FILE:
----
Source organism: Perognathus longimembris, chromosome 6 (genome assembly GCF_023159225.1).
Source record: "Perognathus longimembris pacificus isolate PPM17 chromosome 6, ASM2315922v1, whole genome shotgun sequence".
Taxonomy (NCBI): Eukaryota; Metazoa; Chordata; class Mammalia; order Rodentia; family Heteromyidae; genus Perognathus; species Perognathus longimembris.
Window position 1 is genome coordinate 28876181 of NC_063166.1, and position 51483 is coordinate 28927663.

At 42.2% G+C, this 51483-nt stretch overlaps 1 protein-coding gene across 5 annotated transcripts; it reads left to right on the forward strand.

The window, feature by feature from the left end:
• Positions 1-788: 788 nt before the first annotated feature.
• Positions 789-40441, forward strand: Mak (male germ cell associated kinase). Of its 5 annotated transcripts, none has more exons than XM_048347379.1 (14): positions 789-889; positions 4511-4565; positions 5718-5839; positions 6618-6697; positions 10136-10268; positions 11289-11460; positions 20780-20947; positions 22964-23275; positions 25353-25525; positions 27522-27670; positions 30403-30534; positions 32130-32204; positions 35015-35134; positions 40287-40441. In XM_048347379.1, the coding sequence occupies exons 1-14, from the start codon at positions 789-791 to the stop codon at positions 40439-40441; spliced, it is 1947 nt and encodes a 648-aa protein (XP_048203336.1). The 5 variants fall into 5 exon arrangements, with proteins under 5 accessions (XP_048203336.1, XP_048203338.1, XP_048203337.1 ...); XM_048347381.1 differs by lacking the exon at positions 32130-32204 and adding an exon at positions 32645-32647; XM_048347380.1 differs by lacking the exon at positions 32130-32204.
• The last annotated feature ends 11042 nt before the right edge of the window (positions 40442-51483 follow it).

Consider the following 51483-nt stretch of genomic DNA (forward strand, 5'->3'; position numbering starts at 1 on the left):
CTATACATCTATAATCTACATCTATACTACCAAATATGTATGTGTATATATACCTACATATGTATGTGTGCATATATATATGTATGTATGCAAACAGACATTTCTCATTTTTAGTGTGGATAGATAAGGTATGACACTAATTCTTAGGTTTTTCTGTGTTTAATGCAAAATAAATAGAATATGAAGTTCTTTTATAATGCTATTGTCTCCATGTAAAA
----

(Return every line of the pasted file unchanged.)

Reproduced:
Source organism: Perognathus longimembris, chromosome 6 (genome assembly GCF_023159225.1).
Source record: "Perognathus longimembris pacificus isolate PPM17 chromosome 6, ASM2315922v1, whole genome shotgun sequence".
Taxonomy (NCBI): Eukaryota; Metazoa; Chordata; class Mammalia; order Rodentia; family Heteromyidae; genus Perognathus; species Perognathus longimembris.
Window position 1 is genome coordinate 28876181 of NC_063166.1, and position 51483 is coordinate 28927663.

At 42.2% G+C, this 51483-nt stretch overlaps 1 protein-coding gene across 5 annotated transcripts; it reads left to right on the forward strand.

The window, feature by feature from the left end:
• Positions 1-788: 788 nt before the first annotated feature.
• Positions 789-40441, forward strand: Mak (male germ cell associated kinase). Of its 5 annotated transcripts, none has more exons than XM_048347379.1 (14): positions 789-889; positions 4511-4565; positions 5718-5839; positions 6618-6697; positions 10136-10268; positions 11289-11460; positions 20780-20947; positions 22964-23275; positions 25353-25525; positions 27522-27670; positions 30403-30534; positions 32130-32204; positions 35015-35134; positions 40287-40441. In XM_048347379.1, the coding sequence occupies exons 1-14, from the start codon at positions 789-791 to the stop codon at positions 40439-40441; spliced, it is 1947 nt and encodes a 648-aa protein (XP_048203336.1). The 5 variants fall into 5 exon arrangements, with proteins under 5 accessions (XP_048203336.1, XP_048203338.1, XP_048203337.1 ...); XM_048347381.1 differs by lacking the exon at positions 32130-32204 and adding an exon at positions 32645-32647; XM_048347380.1 differs by lacking the exon at positions 32130-32204.
• The last annotated feature ends 11042 nt before the right edge of the window (positions 40442-51483 follow it).

Consider the following 51483-nt stretch of genomic DNA (forward strand, 5'->3'; position numbering starts at 1 on the left):
CTATACATCTATAATCTACATCTATACTACCAAATATGTATGTGTATATATACCTACATATGTATGTGTGCATATATATATGTATGTATGCAAACAGACATTTCTCATTTTTAGTGTGGATAGATAAGGTATGACACTAATTCTTAGGTTTTTCTGTGTTTAATGCAAAATAAATAGAATATGAAGTTCTTTTATAATGCTATTGTCTCCATGTAAAA